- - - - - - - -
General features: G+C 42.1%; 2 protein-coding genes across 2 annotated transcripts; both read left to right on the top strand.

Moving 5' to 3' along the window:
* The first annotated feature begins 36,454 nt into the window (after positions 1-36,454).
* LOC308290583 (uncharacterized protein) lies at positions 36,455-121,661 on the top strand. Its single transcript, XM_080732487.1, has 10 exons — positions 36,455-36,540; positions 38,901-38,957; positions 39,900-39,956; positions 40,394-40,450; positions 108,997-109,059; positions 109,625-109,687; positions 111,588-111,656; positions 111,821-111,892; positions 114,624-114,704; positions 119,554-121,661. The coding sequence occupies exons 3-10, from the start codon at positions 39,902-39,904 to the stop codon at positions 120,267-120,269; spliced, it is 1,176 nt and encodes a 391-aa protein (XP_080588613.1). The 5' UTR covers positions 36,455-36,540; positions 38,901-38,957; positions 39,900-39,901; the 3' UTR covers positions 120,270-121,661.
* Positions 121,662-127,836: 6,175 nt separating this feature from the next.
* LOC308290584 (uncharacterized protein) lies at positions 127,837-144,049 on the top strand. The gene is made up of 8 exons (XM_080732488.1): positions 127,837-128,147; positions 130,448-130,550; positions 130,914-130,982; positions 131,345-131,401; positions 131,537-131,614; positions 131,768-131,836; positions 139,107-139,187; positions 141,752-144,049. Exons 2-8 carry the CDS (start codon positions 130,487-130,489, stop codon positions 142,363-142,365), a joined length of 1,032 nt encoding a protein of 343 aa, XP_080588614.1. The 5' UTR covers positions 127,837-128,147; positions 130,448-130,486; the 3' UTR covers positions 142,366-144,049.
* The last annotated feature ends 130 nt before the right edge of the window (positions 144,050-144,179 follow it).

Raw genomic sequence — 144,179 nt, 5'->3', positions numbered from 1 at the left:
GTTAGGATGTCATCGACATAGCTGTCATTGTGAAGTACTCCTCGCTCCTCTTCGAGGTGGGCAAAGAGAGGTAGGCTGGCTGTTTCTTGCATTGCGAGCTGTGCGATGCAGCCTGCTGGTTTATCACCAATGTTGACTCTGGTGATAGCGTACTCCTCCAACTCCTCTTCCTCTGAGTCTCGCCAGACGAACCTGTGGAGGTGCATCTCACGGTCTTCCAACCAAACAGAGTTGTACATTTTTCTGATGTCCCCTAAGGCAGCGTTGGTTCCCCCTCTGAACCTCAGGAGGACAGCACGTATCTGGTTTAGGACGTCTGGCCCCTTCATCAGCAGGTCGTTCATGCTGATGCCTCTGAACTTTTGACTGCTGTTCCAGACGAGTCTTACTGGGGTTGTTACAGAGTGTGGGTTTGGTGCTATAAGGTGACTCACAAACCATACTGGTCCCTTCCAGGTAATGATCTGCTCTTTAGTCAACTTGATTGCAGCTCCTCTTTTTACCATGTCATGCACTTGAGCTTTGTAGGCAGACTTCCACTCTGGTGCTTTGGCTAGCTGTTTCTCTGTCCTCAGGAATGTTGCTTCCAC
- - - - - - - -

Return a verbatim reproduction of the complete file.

General features: G+C 42.1%; 2 protein-coding genes across 2 annotated transcripts; both read left to right on the top strand.

Moving 5' to 3' along the window:
* The first annotated feature begins 36,454 nt into the window (after positions 1-36,454).
* LOC308290583 (uncharacterized protein) lies at positions 36,455-121,661 on the top strand. Its single transcript, XM_080732487.1, has 10 exons — positions 36,455-36,540; positions 38,901-38,957; positions 39,900-39,956; positions 40,394-40,450; positions 108,997-109,059; positions 109,625-109,687; positions 111,588-111,656; positions 111,821-111,892; positions 114,624-114,704; positions 119,554-121,661. The coding sequence occupies exons 3-10, from the start codon at positions 39,902-39,904 to the stop codon at positions 120,267-120,269; spliced, it is 1,176 nt and encodes a 391-aa protein (XP_080588613.1). The 5' UTR covers positions 36,455-36,540; positions 38,901-38,957; positions 39,900-39,901; the 3' UTR covers positions 120,270-121,661.
* Positions 121,662-127,836: 6,175 nt separating this feature from the next.
* LOC308290584 (uncharacterized protein) lies at positions 127,837-144,049 on the top strand. The gene is made up of 8 exons (XM_080732488.1): positions 127,837-128,147; positions 130,448-130,550; positions 130,914-130,982; positions 131,345-131,401; positions 131,537-131,614; positions 131,768-131,836; positions 139,107-139,187; positions 141,752-144,049. Exons 2-8 carry the CDS (start codon positions 130,487-130,489, stop codon positions 142,363-142,365), a joined length of 1,032 nt encoding a protein of 343 aa, XP_080588614.1. The 5' UTR covers positions 127,837-128,147; positions 130,448-130,486; the 3' UTR covers positions 142,366-144,049.
* The last annotated feature ends 130 nt before the right edge of the window (positions 144,050-144,179 follow it).

Raw genomic sequence — 144,179 nt, 5'->3', positions numbered from 1 at the left:
GTTAGGATGTCATCGACATAGCTGTCATTGTGAAGTACTCCTCGCTCCTCTTCGAGGTGGGCAAAGAGAGGTAGGCTGGCTGTTTCTTGCATTGCGAGCTGTGCGATGCAGCCTGCTGGTTTATCACCAATGTTGACTCTGGTGATAGCGTACTCCTCCAACTCCTCTTCCTCTGAGTCTCGCCAGACGAACCTGTGGAGGTGCATCTCACGGTCTTCCAACCAAACAGAGTTGTACATTTTTCTGATGTCCCCTAAGGCAGCGTTGGTTCCCCCTCTGAACCTCAGGAGGACAGCACGTATCTGGTTTAGGACGTCTGGCCCCTTCATCAGCAGGTCGTTCATGCTGATGCCTCTGAACTTTTGACTGCTGTTCCAGACGAGTCTTACTGGGGTTGTTACAGAGTGTGGGTTTGGTGCTATAAGGTGACTCACAAACCATACTGGTCCCTTCCAGGTAATGATCTGCTCTTTAGTCAACTTGATTGCAGCTCCTCTTTTTACCATGTCATGCACTTGAGCTTTGTAGGCAGACTTCCACTCTGGTGCTTTGGCTAGCTGTTTCTCTGTCCTCAGGAATGTTGCTTCCAC